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Indeed, the heightened emphasis on standardized testing and other practices related to No Child Left Behind has created a condition wherein the principal is found to be largely at the center of an array of very inflexible demands. The result is that the principal's performance evaluation is directly connected to the capacity of the school and its students to comport with the standards created by such legislation. Therefore, principals are increasingly finding it necessary to take a hands-on approach to providing leadership in public schools. The degree to which the experience and insight of the mentor can be instrumental in facilitating this capacity is significant.
As Lave & Wenger (2005) contend, there is a distinctly beneficial impact to the developing educational leader in exposure to a well-suited mentor. This is true at every level of education, where the challenges that can be disruptive are approached with strategies that have been proven by those with significant and positive experience already. Indeed, "as new educators acquire the ways of being a teacher, they are learning the ways to enter a distinctive community of practitioners. As newcomers learn and come to see themselves as teachers, their 'changing knowledge, skill, and discourse are part of a developing identity. Without this changing identity, teachers may lack a firm sense of themselves as members of a distinct community of practice." (Lave & Wenger, 152) This identifies another important part of the appeal to mentoring as a way to improve professional development. Each school contains its own cultural tendencies, normative practices, political identity and set of distinct challenges and opportunities. In spite of training and education, a new principal or administrator is unlikely to be familiar with or accustomed to these distinct cultural conditions. Therefore, contact with a mentor can be central in helping one develop this familiarity and comfort. The importance of the principal as a member of a functional community, as opposed to some aloof political leaders, can best be realized through this measured process of personal induction through mentoring.
Not just in the concrete lessons and knowledge which are together imparted by the mentor, but also in the very experience of working with a mentor, it is probable that the mentee will begin to develop a sense of collaboration and community that is necessary to the position. In achieving comfort and consonance with one's mentor, the developing principal is essentially placing his or herself in a representative relationship with the broader institution. The mentor will help to facilitate a greater sense of belonging and of comfort with the processes and procedures which are inherent to the school or district's operation. As the Ontario Principals Council (OPC) (2007) indicates, "mentoring is a reciprocal learning relationship in which mentors and mentees agree to a partnership where they will work collaboratively toward the achievement of mutually defined goals that will develop a mentee's skills, abilities, knowledge and/or thinking." (OPC, 2) in this set of goals toward which the mentor and mentee will be directed, assumption of the values and priorities of the school and its attendant culture will be paramount.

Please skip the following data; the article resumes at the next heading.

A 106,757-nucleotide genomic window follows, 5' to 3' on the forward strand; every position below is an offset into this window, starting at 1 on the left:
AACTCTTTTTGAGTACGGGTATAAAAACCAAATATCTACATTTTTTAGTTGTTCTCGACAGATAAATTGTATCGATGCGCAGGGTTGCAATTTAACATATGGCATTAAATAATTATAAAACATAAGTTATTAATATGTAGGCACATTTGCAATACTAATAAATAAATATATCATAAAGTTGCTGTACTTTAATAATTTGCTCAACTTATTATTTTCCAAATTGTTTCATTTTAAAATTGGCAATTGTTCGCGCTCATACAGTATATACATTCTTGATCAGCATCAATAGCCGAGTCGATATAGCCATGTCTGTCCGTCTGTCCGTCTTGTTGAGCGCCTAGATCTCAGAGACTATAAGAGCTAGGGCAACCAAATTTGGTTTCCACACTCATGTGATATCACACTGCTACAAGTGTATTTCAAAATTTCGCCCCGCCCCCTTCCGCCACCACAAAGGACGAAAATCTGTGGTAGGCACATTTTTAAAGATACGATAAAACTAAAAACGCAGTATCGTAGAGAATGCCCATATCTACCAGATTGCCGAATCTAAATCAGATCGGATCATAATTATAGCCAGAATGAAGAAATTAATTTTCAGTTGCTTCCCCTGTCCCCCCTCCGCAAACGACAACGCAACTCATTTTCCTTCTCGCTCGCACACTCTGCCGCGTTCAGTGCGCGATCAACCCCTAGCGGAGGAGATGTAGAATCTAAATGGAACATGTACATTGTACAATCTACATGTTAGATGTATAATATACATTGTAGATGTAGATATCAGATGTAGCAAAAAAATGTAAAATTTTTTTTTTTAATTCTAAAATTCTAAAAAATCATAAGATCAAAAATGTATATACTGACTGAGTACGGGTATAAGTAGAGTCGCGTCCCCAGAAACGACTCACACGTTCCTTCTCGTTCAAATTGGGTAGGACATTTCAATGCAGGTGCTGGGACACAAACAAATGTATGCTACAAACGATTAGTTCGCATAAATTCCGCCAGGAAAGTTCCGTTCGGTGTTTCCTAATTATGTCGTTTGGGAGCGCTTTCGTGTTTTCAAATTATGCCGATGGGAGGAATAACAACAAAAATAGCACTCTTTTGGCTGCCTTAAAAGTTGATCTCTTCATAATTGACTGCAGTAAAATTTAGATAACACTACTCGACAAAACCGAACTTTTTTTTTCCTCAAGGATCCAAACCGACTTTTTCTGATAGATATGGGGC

Here, we can see that researchers are generally agreed on the crucial importance of using one's leadership to invoke leadership initiative and the command of responsibilities amongst those who are theoretically subordinate. Such is to say that the mentor will be essential in helping the developing principal find balance between authority and a sense of community. The mentor's experience and resultant guidance will be central in finding such a balance. This means developing, maintaining and feeding a set of healthy relationships betwixt the principal and teachers and faculty. The principal must cultivate an atmosphere where trust and a sense of value allow teachers to effectively carry out the message, mission and pressures of the principalship. At the core of a literature review process such as this is the finding that the principal cannot act alone. Though accountability will typically be closely associated with the job of the principalship, the support which the principal enjoys from a mentor and channels into his or her responsibilities will be tantamount to the willingness of a staff to support him or her. In turn, this support will translate into an effective staff which maintains the principal's vision and standards of efficacy. This is an approach to the value of mentoring which gains support through research such as that contacted by Mullen & Lick (2004), which argues that "by taking the time to construct a mutually beneficial learning community of mentors, all participants felt that Mullen had created a synergistic culture of comentoring through action research where the participants in the project felt safe enough to risk sharing their reflections and innermost thoughts." (Mullen & Lick, 279)